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Bailiff Guidance: 2010

Conwy River System Information Sign

Map of the River Conwy indicating salmon and sea trout areas.

Map of the River Lledr indicating salmon and sea trout areas

Conwy Valley Fisheries & Conservation Association

Environmental damage by ‘adventure activity’ on rivers

This Association exists to look after the interests of the Conwy valley fisheries generally, but has recently come to prominence for its work in attempting to come to reasonable and sensible agreements with the formal canoeing organisations and their representatives. The Association is determined to protect the spawning areas, redds, of the migratory fish species from irreparable damage by canoeists and gorge walkers who frighten potentially spawning fish from the redds and disturb the gravel and therefore eggs they contain in areas where fish have managed to spawn. The redds must be protected and left undisturbed during the spawning and hatching seasons. Please register your support by either voting using the option on the left or downloading the signature form at the bottom of this page, your support and encouragement will be greatly appreciated.

The Association is not for one moment suggesting that canoeists and others who enjoy the pleasures of our beautiful waterways are wilfully causing serious environmental damage, the damage they do is most probably because they are totally unaware of the environmental sensitivity of areas were they go to enjoy themselves. We would ask all who enjoy our rivers to follow this campaign to learn how to avoid environmental damage on our rivers. Thank you

Each year salmon and trout spawn in the upper reaches of river systems and tributaries. Salmon and sea trout will also spawn in the lower reaches of rivers where the gravel and flow conditions are suitable.

Spawning for all salmon and trout takes place between October and the end of March although the peak activity takes place between November and January. The exact timing depends on the river’s location, the flow and temperature. Spawning often takes place in and around the same location each year. The eggs develop in the gravel until the young fish, known as fry, hatch out and emerge from the gravel in April.

Like all wild animals fish can be scared by the activities of people. The impact of this disturbance will depend on its location, severity and timing.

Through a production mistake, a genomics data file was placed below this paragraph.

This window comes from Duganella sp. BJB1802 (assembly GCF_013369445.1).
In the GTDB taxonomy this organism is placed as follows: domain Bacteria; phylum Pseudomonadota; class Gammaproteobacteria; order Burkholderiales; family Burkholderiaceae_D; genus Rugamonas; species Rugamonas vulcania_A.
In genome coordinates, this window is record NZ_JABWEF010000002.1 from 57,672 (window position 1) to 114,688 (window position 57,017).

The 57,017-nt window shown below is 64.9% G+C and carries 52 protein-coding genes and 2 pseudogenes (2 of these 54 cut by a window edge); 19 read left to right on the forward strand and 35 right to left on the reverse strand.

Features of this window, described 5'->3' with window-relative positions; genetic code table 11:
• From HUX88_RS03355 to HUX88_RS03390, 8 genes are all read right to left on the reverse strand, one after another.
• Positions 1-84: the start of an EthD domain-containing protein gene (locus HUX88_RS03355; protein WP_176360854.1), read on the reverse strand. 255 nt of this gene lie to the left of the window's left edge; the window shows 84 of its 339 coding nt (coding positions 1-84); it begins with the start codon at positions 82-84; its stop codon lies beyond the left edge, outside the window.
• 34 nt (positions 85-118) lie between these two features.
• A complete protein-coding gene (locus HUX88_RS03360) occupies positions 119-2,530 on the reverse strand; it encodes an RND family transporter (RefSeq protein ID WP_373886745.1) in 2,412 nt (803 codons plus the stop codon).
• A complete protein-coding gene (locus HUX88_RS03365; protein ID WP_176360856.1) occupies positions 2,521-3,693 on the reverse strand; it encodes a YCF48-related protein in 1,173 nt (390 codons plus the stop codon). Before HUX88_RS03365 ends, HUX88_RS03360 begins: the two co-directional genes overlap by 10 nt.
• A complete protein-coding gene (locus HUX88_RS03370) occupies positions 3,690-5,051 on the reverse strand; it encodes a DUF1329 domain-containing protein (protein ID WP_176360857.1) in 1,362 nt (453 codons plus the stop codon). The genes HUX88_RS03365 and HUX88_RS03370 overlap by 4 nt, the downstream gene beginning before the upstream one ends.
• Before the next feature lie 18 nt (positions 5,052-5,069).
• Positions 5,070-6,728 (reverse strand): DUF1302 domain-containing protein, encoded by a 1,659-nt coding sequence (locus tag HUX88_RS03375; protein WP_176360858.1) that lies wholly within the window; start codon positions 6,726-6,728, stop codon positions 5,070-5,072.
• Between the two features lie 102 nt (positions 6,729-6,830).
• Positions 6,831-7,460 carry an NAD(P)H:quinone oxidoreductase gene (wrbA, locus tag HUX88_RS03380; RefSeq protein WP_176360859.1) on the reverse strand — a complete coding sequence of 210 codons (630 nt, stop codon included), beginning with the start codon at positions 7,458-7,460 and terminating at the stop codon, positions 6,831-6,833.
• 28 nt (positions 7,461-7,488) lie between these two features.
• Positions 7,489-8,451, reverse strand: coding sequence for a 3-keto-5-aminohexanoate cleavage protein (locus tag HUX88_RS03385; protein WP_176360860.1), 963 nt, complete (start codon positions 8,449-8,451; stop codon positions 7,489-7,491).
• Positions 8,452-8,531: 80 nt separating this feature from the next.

Eggs in the gravel can be damaged or destroyed if the gravel area (known as the redd) is stepped on, disturbed or covered with silt. For the Conwy the risks are highest between October and the end of January and lower from February to the end of March.

It is an offence under the Salmon & Freshwater Fisheries Act 1975 to willfully disturb any spawn or spawning fish, or any bed, bank or shallow on which any spawn or spawning fish may be.

You can find out if you are on a river where spawning takes place and if your activities may cause disturbance by referring to the Conwy salmon and trout spawning map. For more detail on specific spawning areas talk to the local Environment Agency fisheries officer for the Conwy by phoning 08708 506 506.

Salmon, sea trout and brown trout spawning areas have been recorded onto a map to help inform recreational water users about the areas of river that may be sensitive to disturbance during the spawning season.

To view the map click the button below:

To view the Environment Agency advice & guidelines clich the button below:

Campaign Background Documentation/Progress

Letter to Assembly Member – Jane Davidson & Chair of the Scrutiny Commitee – Mick Bates

Response from Dr Viginia Hawkins – Clerk to the Sustainability Commitee

Statement from the Angling Trust on Inland Navigation
National Assembly Petitions Commitee – Report on Access Along Inland Water
Federation Of Welsh Anglers – Sustainability Committee Consultation Response

 Click here to view the list of consultation responses to the Access to Inland Water Inquiry